Photo Information

A Landing Craft Air Cushion splashes onto San Clemente Island, Calif., during Supporting Arms Coordination Center Exercise on Sept. 24, 2015. This exercise is the first the Marines and Sailors will work together at sea as they prepare for deployment to the Pacific and Central Command areas of responsibility in early 2016.

Photo by Lance Cpl. Alvin Pujols

Bravo battery splashes down on San Clemente Island

28 Sep 2015 | Lance Cpl, Alvin Pujois 13th Marine Expeditionary Unit

The wind from roaring fans propels a Landing Craft Air Cushion through the ocean to ensure the arrival of Battery B, 1st Battalion, 11th Marine Regiment onto San Clemente Island, Calif. Sept. 24, 2015. This was the beginning of Supporting Arms Coordination Center Exercise for the integrated 13th Marine Expeditionary Unit and Amphibious Squadron 1.

SACCEX is the first exercise in which the battery conducts coordinated missions with their naval and air counterparts. 
After arriving at their first staging area, Battery B received their ammunition via a MV-22 Osprey from the Marine Medium Tiltrotor Squadron 166 Reinforced, the air combat element for the 13th MEU. The Osprey off-loaded an Internally Transportable Vehicle towing the rounds that were used during SACCEX. 

“With the composition of the 13th MEU’s elements, we have a wider range of capabilities,” said Capt. Sean Wolterman, the air officer with the 13th MEU.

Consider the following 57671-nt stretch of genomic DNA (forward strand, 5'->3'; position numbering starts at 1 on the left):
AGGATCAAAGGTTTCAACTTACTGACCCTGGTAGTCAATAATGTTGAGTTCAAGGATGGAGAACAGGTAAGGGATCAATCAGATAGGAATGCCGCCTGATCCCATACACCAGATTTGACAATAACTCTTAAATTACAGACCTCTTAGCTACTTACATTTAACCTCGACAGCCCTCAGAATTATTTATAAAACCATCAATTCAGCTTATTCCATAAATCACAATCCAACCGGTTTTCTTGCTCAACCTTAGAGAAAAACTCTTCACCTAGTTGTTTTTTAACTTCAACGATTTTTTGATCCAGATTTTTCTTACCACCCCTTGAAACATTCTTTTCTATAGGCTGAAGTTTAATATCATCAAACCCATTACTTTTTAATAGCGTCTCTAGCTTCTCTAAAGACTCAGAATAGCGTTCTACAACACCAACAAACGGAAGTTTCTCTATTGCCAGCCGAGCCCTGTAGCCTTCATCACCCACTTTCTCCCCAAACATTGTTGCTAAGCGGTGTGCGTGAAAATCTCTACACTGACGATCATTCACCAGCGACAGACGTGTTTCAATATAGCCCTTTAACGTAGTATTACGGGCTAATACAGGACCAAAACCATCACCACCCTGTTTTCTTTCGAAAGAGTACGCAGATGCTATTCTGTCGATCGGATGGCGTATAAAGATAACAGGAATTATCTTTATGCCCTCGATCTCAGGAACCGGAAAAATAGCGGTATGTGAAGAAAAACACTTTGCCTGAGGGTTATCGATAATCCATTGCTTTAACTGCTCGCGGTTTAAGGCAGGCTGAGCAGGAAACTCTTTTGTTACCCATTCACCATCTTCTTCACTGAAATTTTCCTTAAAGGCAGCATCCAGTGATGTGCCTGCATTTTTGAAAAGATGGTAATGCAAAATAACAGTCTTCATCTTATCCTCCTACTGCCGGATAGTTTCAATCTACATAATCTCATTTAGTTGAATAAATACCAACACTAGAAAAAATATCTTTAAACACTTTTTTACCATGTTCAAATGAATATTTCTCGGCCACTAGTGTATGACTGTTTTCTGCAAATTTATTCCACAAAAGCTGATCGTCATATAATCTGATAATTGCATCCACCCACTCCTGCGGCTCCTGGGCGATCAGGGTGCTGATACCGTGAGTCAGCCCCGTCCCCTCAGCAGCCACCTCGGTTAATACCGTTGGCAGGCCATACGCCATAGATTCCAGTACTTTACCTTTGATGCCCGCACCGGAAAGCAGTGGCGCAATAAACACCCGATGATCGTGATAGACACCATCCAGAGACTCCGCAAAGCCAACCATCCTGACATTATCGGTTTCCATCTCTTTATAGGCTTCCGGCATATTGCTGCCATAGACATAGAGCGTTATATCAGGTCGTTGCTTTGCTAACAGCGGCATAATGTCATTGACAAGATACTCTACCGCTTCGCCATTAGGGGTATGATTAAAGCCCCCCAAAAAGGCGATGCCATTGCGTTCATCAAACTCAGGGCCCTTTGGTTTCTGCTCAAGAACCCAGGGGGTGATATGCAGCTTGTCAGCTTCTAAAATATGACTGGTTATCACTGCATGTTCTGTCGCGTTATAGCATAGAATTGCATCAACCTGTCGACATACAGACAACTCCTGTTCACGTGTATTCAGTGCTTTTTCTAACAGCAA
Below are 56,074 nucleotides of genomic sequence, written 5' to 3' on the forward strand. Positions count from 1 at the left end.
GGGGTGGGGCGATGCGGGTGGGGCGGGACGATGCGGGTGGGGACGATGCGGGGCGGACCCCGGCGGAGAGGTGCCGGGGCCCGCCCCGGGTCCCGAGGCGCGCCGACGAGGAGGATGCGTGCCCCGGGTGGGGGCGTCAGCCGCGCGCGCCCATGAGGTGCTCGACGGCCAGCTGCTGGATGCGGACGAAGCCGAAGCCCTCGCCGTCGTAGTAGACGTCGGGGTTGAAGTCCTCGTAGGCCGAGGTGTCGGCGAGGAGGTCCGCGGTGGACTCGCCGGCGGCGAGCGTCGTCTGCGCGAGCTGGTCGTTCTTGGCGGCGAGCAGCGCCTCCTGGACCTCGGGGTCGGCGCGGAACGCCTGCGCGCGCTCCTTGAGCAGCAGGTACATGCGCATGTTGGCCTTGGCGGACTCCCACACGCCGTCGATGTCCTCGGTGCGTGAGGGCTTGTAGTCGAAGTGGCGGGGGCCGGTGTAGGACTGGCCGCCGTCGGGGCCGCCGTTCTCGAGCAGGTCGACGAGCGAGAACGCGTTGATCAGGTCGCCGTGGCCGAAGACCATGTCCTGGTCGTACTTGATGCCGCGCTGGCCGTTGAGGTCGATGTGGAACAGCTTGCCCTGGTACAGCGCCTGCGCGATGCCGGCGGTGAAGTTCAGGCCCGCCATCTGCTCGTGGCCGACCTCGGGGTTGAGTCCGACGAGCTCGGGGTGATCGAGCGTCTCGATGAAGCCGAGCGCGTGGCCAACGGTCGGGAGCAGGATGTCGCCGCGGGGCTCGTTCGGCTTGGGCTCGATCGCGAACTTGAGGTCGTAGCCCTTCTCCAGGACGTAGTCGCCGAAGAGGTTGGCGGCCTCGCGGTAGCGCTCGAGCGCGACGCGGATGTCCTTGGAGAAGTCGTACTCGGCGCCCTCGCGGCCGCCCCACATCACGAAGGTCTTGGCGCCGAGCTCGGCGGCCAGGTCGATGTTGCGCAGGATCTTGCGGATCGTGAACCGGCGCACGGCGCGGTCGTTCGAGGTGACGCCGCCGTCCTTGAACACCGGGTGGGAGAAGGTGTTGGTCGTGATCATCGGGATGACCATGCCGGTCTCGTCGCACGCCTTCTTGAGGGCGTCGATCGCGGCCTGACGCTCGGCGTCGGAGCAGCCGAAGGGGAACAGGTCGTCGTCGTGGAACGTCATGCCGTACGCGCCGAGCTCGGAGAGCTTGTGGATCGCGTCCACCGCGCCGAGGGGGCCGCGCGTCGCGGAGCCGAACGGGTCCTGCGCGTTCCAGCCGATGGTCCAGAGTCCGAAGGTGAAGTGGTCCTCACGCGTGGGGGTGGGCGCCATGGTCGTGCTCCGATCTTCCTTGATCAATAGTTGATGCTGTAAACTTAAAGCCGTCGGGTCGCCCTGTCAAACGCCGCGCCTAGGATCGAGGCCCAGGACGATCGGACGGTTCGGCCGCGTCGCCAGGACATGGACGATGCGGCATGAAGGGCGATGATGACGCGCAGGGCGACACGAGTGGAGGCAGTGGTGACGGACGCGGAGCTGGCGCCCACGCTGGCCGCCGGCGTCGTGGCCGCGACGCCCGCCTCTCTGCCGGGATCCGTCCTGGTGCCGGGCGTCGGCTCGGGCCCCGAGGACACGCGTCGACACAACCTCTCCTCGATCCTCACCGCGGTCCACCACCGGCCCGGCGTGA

It was very interesting to see so many different elements come together as one, said Lance Cpl. Jerson A. Gilces, a cannoneer with Battery B.

Once the ammunition was loaded, the battery’s vehicles were assembled into a convoy and the battery quickly made it to the area of operations where they conduct live-fire missions. 

The Marines and sailors of the battery quickly spotted the naval vessel and attack helicopter firing on the same objective as them.

Seeing the ship fire at the same area we were targeting left me in awe, said Lance Cpl. Travis Capps, an ammo chief with the battery.

As the battery continued their suppressive fire on the objective into the wee hours of the night, they were supported by their mortar brothers, who fired illumination rounds into the sky in order to maintain sight of the objective. 

“I did not expect to see a ship assaulting the same objective as us,” said Sgt. Rudy J. Rodriguez II, a section chief with the battery, “let alone attack helicopters.”

The combination of the ground combat element, air combat element and logistic combat element along with the ARG has made the PHIBRON-MEU team a force in readiness.

As the Marines and sailors of the 13th MEU re-embarked the USS New Orleans, they had received their first taste of working as a cohesive unit with PHIBRON 1. As SACCEX comes to a close, the 13th MEU, slated for two more at-sea periods with their naval counterparts, continues to further strengthen the rope that is the PHIBRON-MEU team.

13th Marine Expeditionary Unit